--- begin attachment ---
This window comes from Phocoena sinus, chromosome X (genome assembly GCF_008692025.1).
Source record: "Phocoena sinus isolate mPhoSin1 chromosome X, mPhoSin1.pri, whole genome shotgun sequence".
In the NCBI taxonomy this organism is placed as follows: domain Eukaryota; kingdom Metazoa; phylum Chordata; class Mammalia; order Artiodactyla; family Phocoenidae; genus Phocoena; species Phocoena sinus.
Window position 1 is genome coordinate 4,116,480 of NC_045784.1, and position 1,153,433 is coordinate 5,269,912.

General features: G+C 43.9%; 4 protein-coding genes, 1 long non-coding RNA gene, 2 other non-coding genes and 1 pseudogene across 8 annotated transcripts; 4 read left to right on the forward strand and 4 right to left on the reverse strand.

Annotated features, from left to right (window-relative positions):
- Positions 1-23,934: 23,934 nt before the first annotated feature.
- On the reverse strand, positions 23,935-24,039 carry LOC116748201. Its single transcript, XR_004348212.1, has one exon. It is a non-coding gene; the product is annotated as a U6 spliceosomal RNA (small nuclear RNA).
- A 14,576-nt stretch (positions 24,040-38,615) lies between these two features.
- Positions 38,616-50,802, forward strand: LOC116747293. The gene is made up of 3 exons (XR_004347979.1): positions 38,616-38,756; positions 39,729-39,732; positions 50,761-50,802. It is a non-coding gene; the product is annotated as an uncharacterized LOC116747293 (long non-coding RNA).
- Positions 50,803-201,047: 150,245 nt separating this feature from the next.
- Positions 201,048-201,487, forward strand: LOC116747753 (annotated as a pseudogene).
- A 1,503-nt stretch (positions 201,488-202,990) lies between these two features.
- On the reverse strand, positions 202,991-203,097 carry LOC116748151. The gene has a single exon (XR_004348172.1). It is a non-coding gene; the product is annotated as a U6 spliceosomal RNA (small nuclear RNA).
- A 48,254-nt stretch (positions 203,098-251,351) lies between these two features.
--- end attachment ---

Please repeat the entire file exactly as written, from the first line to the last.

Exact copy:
This window comes from Phocoena sinus, chromosome X (genome assembly GCF_008692025.1).
Source record: "Phocoena sinus isolate mPhoSin1 chromosome X, mPhoSin1.pri, whole genome shotgun sequence".
In the NCBI taxonomy this organism is placed as follows: domain Eukaryota; kingdom Metazoa; phylum Chordata; class Mammalia; order Artiodactyla; family Phocoenidae; genus Phocoena; species Phocoena sinus.
Window position 1 is genome coordinate 4,116,480 of NC_045784.1, and position 1,153,433 is coordinate 5,269,912.

General features: G+C 43.9%; 4 protein-coding genes, 1 long non-coding RNA gene, 2 other non-coding genes and 1 pseudogene across 8 annotated transcripts; 4 read left to right on the forward strand and 4 right to left on the reverse strand.

Annotated features, from left to right (window-relative positions):
- Positions 1-23,934: 23,934 nt before the first annotated feature.
- On the reverse strand, positions 23,935-24,039 carry LOC116748201. Its single transcript, XR_004348212.1, has one exon. It is a non-coding gene; the product is annotated as a U6 spliceosomal RNA (small nuclear RNA).
- A 14,576-nt stretch (positions 24,040-38,615) lies between these two features.
- Positions 38,616-50,802, forward strand: LOC116747293. The gene is made up of 3 exons (XR_004347979.1): positions 38,616-38,756; positions 39,729-39,732; positions 50,761-50,802. It is a non-coding gene; the product is annotated as an uncharacterized LOC116747293 (long non-coding RNA).
- Positions 50,803-201,047: 150,245 nt separating this feature from the next.
- Positions 201,048-201,487, forward strand: LOC116747753 (annotated as a pseudogene).
- A 1,503-nt stretch (positions 201,488-202,990) lies between these two features.
- On the reverse strand, positions 202,991-203,097 carry LOC116748151. The gene has a single exon (XR_004348172.1). It is a non-coding gene; the product is annotated as a U6 spliceosomal RNA (small nuclear RNA).
- A 48,254-nt stretch (positions 203,098-251,351) lies between these two features.